I learned from young men like Lovelle in my classroom as a teacher at Castlemont High (just down the street from where the events took place and also down the street from the Uhuru House), young men and women who were brilliant, ready to take on the world, but who were treated as less than intelligent and whose pride and brilliance prevented them from putting up with the miseducation, irrrelevance and boredom that often came with being in school.
It turns out that Derrick Mixon was Lovelle's cousin. Derrick was a 9th grader at Castlemont High who was witty, hilarious and creative and only lived to age 15 before he was killed last summer. There was no outcry about this young man's death. He was one of many young men whose unexplained death was unnoticed by the outside world.
With what I have learned from the Uhuru Movement about the history of slavery, the hundreds of years of lynchings of African people by regular white folks (my people), about the everyday terror of the chain gangs, police violence and prison system, there is no possible way that I could just believe what they want me to believe. The historic figure of the black man as rapist figures into the popular imagination to such a degree to stir up white nationalist lynch mob justice and to separate him from his community. And this young man is already dead.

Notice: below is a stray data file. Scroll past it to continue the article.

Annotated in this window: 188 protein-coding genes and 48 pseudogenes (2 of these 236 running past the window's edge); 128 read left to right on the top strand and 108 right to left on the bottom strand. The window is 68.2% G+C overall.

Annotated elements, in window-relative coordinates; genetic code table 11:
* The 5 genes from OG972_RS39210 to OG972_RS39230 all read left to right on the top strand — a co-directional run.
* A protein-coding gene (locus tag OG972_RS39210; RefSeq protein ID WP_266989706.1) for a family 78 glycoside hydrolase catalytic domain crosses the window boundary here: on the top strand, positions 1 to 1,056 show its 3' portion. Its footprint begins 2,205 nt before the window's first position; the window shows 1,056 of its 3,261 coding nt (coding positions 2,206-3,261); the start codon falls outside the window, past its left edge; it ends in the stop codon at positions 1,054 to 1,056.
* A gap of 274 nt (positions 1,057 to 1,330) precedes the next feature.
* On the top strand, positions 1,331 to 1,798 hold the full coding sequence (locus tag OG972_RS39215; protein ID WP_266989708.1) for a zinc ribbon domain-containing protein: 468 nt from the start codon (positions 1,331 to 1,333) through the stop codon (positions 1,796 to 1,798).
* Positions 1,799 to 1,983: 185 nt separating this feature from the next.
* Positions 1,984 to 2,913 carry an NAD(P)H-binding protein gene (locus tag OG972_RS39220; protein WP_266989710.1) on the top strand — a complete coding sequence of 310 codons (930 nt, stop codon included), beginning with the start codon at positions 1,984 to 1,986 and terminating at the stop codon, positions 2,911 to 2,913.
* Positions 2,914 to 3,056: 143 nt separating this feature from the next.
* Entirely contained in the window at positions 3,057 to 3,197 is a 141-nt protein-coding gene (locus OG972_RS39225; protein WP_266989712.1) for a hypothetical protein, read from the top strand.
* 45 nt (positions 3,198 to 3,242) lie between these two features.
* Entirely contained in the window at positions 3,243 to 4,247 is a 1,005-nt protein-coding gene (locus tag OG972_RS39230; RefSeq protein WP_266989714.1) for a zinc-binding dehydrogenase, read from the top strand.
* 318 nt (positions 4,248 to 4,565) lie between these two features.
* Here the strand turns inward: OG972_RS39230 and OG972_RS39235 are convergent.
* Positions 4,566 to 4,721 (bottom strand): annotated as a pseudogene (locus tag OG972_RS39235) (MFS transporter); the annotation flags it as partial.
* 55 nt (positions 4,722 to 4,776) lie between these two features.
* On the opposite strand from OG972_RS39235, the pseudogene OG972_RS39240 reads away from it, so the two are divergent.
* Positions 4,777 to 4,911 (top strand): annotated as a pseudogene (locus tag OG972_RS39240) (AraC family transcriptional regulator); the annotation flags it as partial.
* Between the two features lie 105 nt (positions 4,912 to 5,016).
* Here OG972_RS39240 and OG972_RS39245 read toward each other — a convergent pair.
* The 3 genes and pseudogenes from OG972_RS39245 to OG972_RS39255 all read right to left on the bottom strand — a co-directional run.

It is time for white people who consider ourselves forward thinking and progressive to stand with the victims, stand with the families and with the communities who have suffered enough and whose movement can overturn a system that we also hate for its inhumanity, its brutality, its perpetual war here and in Iraq, Afghanistan, etc.
I encourage you to come out to support tomorrow evening - Wednesday, March 25th at 6pm at the Uhuru House, 7911 MacArthur Blvd, Oakland.
For other views diverging from that of the mainstream on Lovelle Mixon and the events in Oakland, see:
A decent letter to the editor by Sally Norvel of Alameda (at the top):
This article is mainstream but has a lot of details about his life that I haven't read about yet:
Monday, March 23, 2009
March, Candlelight Vigil and Rally for Lovelle Mixon and Family
Wednesday, March 25th, 6 to 8pm
Gather at Uhuru House, 7911 MacArthur Blvd, Oakland
6:30 March to Eastmont Town Center